Redundancy is Needed when Building Safe Smart Contracts

As Ohalo further matures the features of the blockchain-based Data Protection Router, we thought it would be useful to start a blog post series about technical engineering aspects we’ve come across in building distributed systems. Please let us know if you enjoyed this post and feel free to check out our open source contract repository.

Distributiveness is a key principle in Blockchain protocols like Ethereum, and is often touted as the solution for building strong and resilient networks. Most people who works with Ethereum DApps would firmly agree, and yet if we look at the reasons as to why some DApps has failed, or are at risk, or why a failure incurred major losses, it is often because the developers in some way or another put all their eggs in one basket. Some errors that you will regularly see are:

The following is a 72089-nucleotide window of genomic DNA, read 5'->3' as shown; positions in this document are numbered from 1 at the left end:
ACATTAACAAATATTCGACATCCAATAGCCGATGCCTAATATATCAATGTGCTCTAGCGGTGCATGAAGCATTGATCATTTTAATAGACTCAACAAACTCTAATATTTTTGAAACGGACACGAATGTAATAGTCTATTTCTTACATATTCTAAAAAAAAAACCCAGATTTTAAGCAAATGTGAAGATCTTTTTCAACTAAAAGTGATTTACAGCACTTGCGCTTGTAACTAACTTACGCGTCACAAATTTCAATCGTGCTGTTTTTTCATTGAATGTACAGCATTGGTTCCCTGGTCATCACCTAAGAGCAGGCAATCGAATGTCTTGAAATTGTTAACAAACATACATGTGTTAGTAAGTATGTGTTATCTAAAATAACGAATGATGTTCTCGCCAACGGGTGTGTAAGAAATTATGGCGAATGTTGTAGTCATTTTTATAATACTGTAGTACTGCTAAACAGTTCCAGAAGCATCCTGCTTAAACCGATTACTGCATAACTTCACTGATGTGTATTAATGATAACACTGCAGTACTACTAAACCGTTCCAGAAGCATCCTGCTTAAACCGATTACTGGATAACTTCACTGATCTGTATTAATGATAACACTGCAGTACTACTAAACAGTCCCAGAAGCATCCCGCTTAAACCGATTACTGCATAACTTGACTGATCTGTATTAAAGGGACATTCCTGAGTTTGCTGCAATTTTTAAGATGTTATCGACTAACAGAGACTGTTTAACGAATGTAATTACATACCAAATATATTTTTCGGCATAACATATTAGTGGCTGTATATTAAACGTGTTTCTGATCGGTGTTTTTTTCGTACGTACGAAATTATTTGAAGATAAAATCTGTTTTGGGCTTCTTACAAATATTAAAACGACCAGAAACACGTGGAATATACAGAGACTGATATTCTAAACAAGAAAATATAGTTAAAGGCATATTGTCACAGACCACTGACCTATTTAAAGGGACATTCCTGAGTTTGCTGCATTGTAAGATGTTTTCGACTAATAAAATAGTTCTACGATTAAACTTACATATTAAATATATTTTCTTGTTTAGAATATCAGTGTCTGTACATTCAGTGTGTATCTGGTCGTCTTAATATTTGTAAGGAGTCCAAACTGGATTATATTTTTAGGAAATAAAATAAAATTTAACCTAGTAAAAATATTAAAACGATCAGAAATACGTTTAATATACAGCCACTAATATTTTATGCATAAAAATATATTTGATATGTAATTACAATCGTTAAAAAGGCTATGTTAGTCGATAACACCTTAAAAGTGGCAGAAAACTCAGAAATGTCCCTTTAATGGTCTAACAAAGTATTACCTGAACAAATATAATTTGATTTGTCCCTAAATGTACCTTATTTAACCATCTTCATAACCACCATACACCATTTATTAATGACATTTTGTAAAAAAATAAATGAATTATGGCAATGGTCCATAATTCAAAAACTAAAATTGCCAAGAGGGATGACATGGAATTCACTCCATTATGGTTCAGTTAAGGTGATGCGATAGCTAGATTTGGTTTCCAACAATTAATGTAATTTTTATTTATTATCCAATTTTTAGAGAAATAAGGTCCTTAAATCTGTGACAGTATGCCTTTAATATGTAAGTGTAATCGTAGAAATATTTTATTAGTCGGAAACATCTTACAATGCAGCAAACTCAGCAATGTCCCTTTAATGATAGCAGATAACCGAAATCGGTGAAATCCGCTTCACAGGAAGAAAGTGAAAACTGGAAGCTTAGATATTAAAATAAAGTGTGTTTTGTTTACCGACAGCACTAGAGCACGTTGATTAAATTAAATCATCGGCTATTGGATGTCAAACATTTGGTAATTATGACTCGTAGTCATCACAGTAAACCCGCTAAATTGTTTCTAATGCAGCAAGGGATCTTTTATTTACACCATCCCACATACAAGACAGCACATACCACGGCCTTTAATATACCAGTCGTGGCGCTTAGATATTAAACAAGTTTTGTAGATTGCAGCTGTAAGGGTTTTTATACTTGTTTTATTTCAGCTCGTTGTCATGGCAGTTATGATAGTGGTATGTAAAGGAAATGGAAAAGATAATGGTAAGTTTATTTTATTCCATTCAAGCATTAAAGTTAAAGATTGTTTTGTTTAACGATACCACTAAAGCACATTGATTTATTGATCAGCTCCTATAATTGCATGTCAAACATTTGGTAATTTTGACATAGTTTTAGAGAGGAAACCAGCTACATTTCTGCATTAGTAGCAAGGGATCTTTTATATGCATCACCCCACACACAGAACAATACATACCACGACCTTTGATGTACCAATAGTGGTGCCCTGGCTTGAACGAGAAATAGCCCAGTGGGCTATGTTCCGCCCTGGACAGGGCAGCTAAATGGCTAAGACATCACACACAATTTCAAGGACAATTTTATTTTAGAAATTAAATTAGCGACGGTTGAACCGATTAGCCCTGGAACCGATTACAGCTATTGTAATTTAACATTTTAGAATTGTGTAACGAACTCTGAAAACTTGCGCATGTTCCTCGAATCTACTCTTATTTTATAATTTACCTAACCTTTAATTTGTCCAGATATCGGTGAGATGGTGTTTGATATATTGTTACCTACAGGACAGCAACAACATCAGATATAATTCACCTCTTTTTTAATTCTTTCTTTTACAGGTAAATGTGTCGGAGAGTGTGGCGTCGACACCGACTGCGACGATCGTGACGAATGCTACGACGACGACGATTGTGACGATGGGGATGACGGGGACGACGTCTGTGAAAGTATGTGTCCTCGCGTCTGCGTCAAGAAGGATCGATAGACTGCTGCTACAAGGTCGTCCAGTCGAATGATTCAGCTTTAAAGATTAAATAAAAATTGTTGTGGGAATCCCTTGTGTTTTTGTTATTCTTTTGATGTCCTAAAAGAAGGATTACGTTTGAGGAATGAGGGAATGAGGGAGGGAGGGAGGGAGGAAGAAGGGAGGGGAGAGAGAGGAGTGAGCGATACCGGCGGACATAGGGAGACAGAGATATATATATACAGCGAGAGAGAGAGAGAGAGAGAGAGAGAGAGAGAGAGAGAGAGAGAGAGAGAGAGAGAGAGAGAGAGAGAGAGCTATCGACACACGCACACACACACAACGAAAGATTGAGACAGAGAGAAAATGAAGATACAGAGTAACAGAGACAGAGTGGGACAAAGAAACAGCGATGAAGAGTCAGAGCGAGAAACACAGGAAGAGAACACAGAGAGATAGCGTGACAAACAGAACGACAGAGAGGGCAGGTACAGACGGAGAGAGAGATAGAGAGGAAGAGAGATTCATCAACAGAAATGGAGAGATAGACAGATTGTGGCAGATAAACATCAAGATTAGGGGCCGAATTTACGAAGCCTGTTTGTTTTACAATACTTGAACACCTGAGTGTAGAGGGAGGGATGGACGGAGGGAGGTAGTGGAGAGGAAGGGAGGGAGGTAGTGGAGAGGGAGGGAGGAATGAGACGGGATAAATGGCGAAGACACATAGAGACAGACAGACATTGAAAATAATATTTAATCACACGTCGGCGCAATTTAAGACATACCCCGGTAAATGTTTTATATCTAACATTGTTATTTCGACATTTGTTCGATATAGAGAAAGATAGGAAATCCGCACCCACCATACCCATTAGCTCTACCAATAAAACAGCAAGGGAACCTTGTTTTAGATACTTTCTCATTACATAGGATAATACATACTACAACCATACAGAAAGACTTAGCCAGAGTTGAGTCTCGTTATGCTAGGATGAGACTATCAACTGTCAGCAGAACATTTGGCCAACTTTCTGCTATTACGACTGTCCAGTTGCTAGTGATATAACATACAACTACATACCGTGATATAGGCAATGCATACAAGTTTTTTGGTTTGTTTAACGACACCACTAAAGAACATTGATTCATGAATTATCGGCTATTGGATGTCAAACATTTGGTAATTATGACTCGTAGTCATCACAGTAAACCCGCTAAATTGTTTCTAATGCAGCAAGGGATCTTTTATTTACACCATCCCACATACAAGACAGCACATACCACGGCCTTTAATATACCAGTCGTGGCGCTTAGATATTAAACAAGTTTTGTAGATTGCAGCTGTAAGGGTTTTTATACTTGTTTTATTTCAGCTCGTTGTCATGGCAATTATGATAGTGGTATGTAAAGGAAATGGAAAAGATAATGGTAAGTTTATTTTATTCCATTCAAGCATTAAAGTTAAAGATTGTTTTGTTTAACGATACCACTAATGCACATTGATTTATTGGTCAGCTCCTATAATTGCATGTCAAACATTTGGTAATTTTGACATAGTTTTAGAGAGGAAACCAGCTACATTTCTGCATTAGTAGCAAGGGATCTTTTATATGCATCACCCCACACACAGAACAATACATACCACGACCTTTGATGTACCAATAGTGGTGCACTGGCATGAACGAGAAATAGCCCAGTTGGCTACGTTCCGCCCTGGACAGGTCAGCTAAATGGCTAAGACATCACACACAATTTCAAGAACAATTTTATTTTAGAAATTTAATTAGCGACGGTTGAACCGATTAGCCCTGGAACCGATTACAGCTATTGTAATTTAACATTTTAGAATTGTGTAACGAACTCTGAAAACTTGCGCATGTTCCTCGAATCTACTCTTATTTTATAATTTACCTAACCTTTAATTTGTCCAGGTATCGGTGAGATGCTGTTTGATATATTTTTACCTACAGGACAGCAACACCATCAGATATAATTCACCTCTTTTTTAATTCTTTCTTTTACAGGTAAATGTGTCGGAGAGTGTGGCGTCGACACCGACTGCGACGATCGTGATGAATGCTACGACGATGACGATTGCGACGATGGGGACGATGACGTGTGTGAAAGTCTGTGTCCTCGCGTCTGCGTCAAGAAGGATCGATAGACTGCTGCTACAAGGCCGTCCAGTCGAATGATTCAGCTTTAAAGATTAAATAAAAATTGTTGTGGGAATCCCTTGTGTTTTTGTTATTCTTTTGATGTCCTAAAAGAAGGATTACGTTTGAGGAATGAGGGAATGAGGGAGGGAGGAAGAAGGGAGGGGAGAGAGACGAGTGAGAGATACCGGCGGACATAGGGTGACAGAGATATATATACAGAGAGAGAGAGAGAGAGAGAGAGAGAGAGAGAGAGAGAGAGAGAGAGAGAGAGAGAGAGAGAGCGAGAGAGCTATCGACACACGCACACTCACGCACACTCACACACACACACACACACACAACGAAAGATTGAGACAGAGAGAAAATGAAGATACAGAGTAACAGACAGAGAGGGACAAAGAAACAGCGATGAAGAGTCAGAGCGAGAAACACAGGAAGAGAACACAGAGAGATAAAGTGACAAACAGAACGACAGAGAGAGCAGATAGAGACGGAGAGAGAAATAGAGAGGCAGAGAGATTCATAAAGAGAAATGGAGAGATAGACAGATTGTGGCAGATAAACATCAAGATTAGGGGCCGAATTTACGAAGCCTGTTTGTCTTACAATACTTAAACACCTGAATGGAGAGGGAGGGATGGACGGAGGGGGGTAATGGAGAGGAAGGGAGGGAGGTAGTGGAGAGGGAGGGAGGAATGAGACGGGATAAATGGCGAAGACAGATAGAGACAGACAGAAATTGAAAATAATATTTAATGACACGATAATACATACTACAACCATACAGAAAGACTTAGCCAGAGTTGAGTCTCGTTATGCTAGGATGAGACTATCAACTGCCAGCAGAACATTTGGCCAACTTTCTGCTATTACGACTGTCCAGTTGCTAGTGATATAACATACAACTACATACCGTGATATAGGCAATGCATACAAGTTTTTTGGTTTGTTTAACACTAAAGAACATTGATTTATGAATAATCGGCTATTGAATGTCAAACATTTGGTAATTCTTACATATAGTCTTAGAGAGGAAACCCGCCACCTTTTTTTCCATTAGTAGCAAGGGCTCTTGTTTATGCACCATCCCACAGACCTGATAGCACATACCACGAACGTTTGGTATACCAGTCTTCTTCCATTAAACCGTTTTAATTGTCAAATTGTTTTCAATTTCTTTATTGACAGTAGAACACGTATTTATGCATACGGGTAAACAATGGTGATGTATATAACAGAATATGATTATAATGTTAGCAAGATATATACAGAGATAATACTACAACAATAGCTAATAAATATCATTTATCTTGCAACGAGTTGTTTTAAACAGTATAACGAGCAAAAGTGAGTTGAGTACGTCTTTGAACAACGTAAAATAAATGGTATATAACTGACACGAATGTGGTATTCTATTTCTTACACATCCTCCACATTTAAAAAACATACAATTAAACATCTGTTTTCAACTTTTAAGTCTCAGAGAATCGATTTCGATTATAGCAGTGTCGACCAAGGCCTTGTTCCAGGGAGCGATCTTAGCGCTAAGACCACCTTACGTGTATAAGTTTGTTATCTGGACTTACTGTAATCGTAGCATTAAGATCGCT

• Code-centralization - many contracts relying on the same few contracts and libraries.

  • Contracts where key functionality hinges on the capacity of a single account to carry out key tasks.

  • Contracts written in such a way that millions of dollars worth of crypto-currency end up being stored in a single account.

In this article we will be talking about how we can avoid a lack of distributiveness in a certain case, while at the same time keeping code complexity at a minimum. We will be focusing on a specific design-pattern called “owned”, which used to manage a contract through a designated master account, or “owner”. The owner account is normally allowed to perform special managerial tasks, such as on-boarding new users, managing user permissions, or deleting the entire contract itself. Below is an example of how a minimalistic “owned” contract could be (and often is) implemented:

contract Owned {

    address public owner;